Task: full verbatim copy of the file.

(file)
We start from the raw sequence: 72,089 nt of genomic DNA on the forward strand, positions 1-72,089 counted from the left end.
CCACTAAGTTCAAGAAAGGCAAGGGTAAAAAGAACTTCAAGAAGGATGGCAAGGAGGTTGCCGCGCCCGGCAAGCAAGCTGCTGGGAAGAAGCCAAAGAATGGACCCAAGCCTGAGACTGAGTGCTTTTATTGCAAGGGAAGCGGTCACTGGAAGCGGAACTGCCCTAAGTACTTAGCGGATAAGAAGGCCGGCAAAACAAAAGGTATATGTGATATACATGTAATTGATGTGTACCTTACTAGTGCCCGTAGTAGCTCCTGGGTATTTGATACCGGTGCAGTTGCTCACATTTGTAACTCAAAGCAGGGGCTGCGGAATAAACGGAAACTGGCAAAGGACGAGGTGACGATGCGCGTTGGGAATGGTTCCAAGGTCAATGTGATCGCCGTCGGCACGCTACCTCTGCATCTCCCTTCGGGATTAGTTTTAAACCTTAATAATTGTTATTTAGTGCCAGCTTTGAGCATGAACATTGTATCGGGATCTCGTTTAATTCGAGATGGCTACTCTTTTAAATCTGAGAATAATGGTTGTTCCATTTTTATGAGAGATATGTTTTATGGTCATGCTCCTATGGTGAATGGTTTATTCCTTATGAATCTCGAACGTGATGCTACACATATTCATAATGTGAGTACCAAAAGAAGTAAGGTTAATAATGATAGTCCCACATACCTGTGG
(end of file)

We start from the raw sequence: 72,089 nt of genomic DNA on the forward strand, positions 1-72,089 counted from the left end.
CCACTAAGTTCAAGAAAGGCAAGGGTAAAAAGAACTTCAAGAAGGATGGCAAGGAGGTTGCCGCGCCCGGCAAGCAAGCTGCTGGGAAGAAGCCAAAGAATGGACCCAAGCCTGAGACTGAGTGCTTTTATTGCAAGGGAAGCGGTCACTGGAAGCGGAACTGCCCTAAGTACTTAGCGGATAAGAAGGCCGGCAAAACAAAAGGTATATGTGATATACATGTAATTGATGTGTACCTTACTAGTGCCCGTAGTAGCTCCTGGGTATTTGATACCGGTGCAGTTGCTCACATTTGTAACTCAAAGCAGGGGCTGCGGAATAAACGGAAACTGGCAAAGGACGAGGTGACGATGCGCGTTGGGAATGGTTCCAAGGTCAATGTGATCGCCGTCGGCACGCTACCTCTGCATCTCCCTTCGGGATTAGTTTTAAACCTTAATAATTGTTATTTAGTGCCAGCTTTGAGCATGAACATTGTATCGGGATCTCGTTTAATTCGAGATGGCTACTCTTTTAAATCTGAGAATAATGGTTGTTCCATTTTTATGAGAGATATGTTTTATGGTCATGCTCCTATGGTGAATGGTTTATTCCTTATGAATCTCGAACGTGATGCTACACATATTCATAATGTGAGTACCAAAAGAAGTAAGGTTAATAATGATAGTCCCACATACCTGTGG